Hillary Clinton's silence on the death of an unarmed 18-year-old black teenager in Ferguson, Missouri, wasn't sitting well with the left.
Rev. Al Sharpton had called on her directly to weigh in. MSNBC's Chris Hayes tweeted his own incredulity just this week over Clinton's avoidance of the thorny issue dominating the news.
Yet, the former secretary of state continued to play to her cautious type, choosing against issuing a statement and ignoring questions about the controversy at a recent book signing. She seemed content at avoiding the debate over race, police force and free speech that roiled America in August; that is, until she couldn't anymore.
Clinton's lead in the polls over Sanders is bolstered primarily by an advantage in popularity with "non-white Democrats." However, things could change quickly. Clinton's 3 AM ad (it had a "racist sub-message" according to Harvard's Orlando Patterson) against Barack Obama, her "abysmal" racial justice record according to Daunasia Yancey, and waiting almost three weeks to address Ferguson might affect a great number of votes in the Democratic primaries.
Nobody knows why Clinton waited almost three weeks before addressing Ferguson.
On Keystone XL, Hillary Clinton has dodged questions. According to a Reuters article titled Clinton breaks silence on Keystone pipeline, opposes it, the former Secretary of State needed to take a stand before the debates:
Democratic U.S. presidential candidate Hillary Clinton, who has long avoided a firm position on the Keystone XL oil pipeline, broke her silence on Tuesday and said she opposed it...
Keystone watchers have been eager to learn Clinton's opinion about the pipeline since 2010. Then, as secretary of state, she said she was inclined to approve it. Asked repeatedly about the project since she entered the race in April, she has declined to state her stance.
Considering Clinton hired a major Keystone lobbyist as an advisor and waited to take a specific stance, one can't be certain that she'd veto Keystone legislation as president; like Obama earlier this year.
On the TPP, Clinton has followed the same recipe for remaining silent, even though she supported the trade deal 45 separate times as Secretary of State. In a Guardian piece titled Hillary Clinton ducks questions on trade deal during New Hampshire visit, Clinton refrained from taking a bold stance on TPP:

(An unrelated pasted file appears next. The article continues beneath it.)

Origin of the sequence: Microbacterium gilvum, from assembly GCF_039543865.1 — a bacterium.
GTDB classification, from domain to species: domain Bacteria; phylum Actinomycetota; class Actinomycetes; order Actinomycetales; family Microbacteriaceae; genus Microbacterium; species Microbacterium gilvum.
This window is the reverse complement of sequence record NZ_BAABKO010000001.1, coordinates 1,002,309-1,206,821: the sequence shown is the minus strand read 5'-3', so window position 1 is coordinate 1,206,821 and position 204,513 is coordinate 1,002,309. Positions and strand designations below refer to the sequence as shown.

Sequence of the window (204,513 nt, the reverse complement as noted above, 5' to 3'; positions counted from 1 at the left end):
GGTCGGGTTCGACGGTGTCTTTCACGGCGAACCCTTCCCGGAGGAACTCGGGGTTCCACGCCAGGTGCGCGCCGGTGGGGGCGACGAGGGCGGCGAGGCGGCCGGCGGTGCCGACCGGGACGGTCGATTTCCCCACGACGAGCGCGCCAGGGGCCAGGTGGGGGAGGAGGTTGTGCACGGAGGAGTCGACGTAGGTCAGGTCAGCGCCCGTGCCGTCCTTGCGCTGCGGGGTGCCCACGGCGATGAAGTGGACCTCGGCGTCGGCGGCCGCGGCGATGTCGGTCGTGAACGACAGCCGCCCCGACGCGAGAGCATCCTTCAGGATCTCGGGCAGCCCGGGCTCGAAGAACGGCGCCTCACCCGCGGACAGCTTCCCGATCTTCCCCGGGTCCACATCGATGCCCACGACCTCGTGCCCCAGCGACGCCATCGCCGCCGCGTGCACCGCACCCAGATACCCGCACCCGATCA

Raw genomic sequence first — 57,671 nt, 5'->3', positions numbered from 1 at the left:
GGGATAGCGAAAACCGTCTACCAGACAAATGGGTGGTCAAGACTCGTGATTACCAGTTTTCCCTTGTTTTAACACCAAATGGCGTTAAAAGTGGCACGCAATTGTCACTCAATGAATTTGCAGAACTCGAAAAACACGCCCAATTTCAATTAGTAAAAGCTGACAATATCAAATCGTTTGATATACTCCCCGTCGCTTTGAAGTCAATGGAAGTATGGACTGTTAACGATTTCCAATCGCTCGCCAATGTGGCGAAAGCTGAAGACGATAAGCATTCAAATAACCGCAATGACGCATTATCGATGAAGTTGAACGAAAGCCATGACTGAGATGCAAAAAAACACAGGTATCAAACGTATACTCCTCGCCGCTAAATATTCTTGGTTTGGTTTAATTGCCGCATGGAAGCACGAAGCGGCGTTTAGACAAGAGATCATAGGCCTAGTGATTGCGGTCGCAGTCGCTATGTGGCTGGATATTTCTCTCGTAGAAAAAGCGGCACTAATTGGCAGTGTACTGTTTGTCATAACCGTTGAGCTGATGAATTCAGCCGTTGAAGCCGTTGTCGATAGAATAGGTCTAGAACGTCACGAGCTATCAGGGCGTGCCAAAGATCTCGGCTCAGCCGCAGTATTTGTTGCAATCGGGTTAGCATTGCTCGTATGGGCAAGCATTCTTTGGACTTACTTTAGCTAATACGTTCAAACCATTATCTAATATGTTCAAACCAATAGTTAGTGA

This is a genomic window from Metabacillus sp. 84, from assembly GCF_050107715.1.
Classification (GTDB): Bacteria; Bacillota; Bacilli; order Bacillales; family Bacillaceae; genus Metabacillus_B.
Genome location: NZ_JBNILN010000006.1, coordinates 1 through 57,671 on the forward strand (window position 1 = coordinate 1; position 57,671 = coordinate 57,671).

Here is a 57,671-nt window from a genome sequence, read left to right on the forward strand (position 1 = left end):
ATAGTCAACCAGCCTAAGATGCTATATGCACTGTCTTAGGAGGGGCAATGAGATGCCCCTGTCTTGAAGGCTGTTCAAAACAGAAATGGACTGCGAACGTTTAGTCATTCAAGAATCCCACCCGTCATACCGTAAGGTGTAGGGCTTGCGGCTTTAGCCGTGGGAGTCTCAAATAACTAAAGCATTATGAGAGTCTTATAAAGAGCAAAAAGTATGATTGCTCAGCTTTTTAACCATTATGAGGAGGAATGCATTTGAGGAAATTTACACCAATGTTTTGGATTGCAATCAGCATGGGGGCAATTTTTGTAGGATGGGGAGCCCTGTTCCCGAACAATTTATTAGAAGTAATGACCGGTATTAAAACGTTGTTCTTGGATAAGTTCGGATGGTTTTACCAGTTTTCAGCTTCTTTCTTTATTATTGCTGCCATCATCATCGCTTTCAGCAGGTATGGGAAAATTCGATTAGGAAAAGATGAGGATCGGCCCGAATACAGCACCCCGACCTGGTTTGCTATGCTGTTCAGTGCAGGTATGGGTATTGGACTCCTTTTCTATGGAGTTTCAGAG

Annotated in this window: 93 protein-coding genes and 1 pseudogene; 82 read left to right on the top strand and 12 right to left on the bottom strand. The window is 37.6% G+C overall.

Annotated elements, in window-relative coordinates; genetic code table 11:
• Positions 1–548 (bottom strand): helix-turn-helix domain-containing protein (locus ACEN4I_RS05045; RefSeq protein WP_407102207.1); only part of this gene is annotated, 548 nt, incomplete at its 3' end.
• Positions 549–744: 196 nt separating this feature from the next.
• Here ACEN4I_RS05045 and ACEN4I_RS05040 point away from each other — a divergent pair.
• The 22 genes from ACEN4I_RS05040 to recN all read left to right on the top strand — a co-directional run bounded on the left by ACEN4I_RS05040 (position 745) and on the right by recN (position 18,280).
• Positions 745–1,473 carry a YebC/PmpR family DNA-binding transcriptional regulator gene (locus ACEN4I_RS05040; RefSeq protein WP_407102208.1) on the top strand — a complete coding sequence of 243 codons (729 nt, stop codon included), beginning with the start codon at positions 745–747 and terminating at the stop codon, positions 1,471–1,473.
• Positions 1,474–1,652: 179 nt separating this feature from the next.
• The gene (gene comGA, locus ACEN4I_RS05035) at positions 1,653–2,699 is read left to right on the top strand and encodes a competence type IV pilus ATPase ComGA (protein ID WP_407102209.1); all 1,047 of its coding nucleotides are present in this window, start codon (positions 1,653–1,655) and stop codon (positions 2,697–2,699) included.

Democrat frontrunner ends month long media drought but declines to weigh in on 'process issue' of Trans-Pacific Partnership after campaign rally at orchard...
Despite being asked point-blank if she supports giving Obama so-called fast-track authority to negotiate the landmark 12-nation Trans-Pacific Partnership (TPP), Clinton declined to weigh in on what she called "a process issue".
While possessing the ability to weigh in on various other issues, apparently being Secretary of State was one reason Clinton refrained from taking a stance on TPP.
As for the email issue some people believe is insignificant, a POLITICO article titled Hillary Clinton breaks silence on email controversy highlights Clinton's reaction after the press learned of a private email server:
After two days of silence, Hillary Clinton weighed in on the controversy surrounding her use of a personal email address during her tenure as secretary of state late on Wednesday night, saying she had asked the State Department to release her emails...
The former first lady and senator did not address the swirling questions at a gala in Washington on Tuesday, despite the hopes of some of her allies as the news made headlines and led cable news segments.
This email issue isn't necessarily linked to legal consequences. The saga instead is a prime example of poor judgement that already warranted a Facebook apology.
While Trump unfortunately has no problem spewing out nativist comments, and other Republicans enjoy cramming the airwaves with hyperbole, Bernie Sanders speaks his mind in a sober and rational manner. While Hillary Clinton weighs every option available and once stated, "When I become president I'll answer your question," Sanders enjoys answering questions honestly and in a direct manner. You'll never hear the words, "Bernie breaks his silence" on issues important to the American people. It's his ability to communicate mainstream viewpoints on contentious topics that will enable Bernie Sanders to win the Democratic nomination and the presidency.